Pilates is an incredible workout. It can increase flexibility with stretching exercises, which is perfect for fighting the signs of aging, increasing our range of motion and maintaining wellness throughout our lives. It can also improve our strength by performing isometric holds: holding our bodies in positions which force our muscles to contract for long periods can create long-term core strength, leading to better performance in sport (and a solid six-pack to boot). All you need is one of our best yoga mats to get started.
However, one of pilates' most underrated benefits is its effect on your state of mind. Much like yoga, pilates can encourage a sense of relaxation and stillness. One study, published by researchers from the University of Limerick (opens in new tab) in Ireland, set out to examine the effect on young adult males with generalised anxiety disorders, or GAD.
After just 30 minutes of pilates, the participants recorded how they felt, comparing it to the answers they gave before the session. It was found "acute pilates significantly reduced state anxiety, feelings of fatigue, and total move disturbance, and significantly increased feelings of energy". It even curtailed feelings of depression.
Lockdown means anxiety has never been more prevalent in our lives. With the coronavirus pandemic still closing businesses and leading us to isolate ourselves, communicating only via electronic means, we're more nervous than ever about the state of the world. To reduce feelings of anxiety, depression and increase our energy levels, a 30 minute all-levels pilates session might be just what the doctor ordered.
Below, you can find a 30-minute session from expert instructor Sandra Ostapova (opens in new tab), designed to banish feelings of anxiety and negative energy, and encourage self-love and positivity. Check out the flow below:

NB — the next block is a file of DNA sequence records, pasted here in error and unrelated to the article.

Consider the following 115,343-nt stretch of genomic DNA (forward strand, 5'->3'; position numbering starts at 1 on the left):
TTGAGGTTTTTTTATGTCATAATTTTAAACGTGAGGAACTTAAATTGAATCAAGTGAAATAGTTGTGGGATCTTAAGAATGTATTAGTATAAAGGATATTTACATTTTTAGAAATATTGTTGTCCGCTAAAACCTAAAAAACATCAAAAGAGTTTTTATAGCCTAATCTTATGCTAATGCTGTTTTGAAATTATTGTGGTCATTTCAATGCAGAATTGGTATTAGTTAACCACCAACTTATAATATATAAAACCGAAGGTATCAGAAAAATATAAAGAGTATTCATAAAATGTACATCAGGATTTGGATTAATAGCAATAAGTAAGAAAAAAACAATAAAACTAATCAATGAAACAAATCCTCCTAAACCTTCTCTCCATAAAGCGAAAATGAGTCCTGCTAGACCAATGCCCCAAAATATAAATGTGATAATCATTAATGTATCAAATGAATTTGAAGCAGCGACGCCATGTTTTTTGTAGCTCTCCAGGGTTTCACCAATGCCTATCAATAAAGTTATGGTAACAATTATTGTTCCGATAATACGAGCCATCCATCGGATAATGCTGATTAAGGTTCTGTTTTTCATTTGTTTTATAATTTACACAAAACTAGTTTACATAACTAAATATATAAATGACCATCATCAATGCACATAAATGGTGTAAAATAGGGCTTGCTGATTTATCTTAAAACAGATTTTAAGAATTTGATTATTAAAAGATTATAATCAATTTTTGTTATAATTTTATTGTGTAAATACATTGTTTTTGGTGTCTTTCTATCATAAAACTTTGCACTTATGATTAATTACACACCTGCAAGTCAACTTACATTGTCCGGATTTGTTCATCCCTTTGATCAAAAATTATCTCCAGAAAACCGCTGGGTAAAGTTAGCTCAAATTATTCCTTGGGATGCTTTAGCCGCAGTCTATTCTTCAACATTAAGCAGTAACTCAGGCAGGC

Watch (and follow along) to our 30 minute pilates flow here:
Sandra's 30-minute routine focuses on breath work, something it has in common with lots of yoga flows, combined with slow, languid stretches to release bodily tension.
A report by Harvard University (opens in new tab) found "the same stretching exercises that help relax your muscles after a hard workout will help relax your mind as well", reducing the levels of adrenaline and cortisol (the chemicals which cause stress) and increasing the body's production of endorphins, which will improve your mood. Combined with meditative breathwork and positive reinforcement, it's a great release for mind and body.
Self-love might sound a little "woo-woo", but it is important for everyone to cultivate: women, men, and especially young people. Self-love is a difficult quality to pin down, but it's helpful to practice gratitude, being thankful for what we have. Studies from Berkeley University in California (opens in new tab) found gratitude practice has lasting, positive effects on the brain.
Never tried it before? After completing Sandra's pilates routine, pick up a notepad and write down three things you're grateful for. It could be that your body is healthy and active, it could be you have a safe living space to practice in, or even the fact you've got an internet connection to stream the workout. Regular gratitude practice is exactly that: just meditating on the things you're thankful for.
Matt Evans is an experienced health and fitness journalist and is currently Fitness and Wellbeing Editor at TechRadar, covering all things exercise and nutrition on Fit&Well's tech-focused sister site. Matt originally discovered exercise through martial arts: he holds a black belt in Karate and remains a keen runner, gym-goer, and infrequent yogi. His top fitness tip? Stretch.
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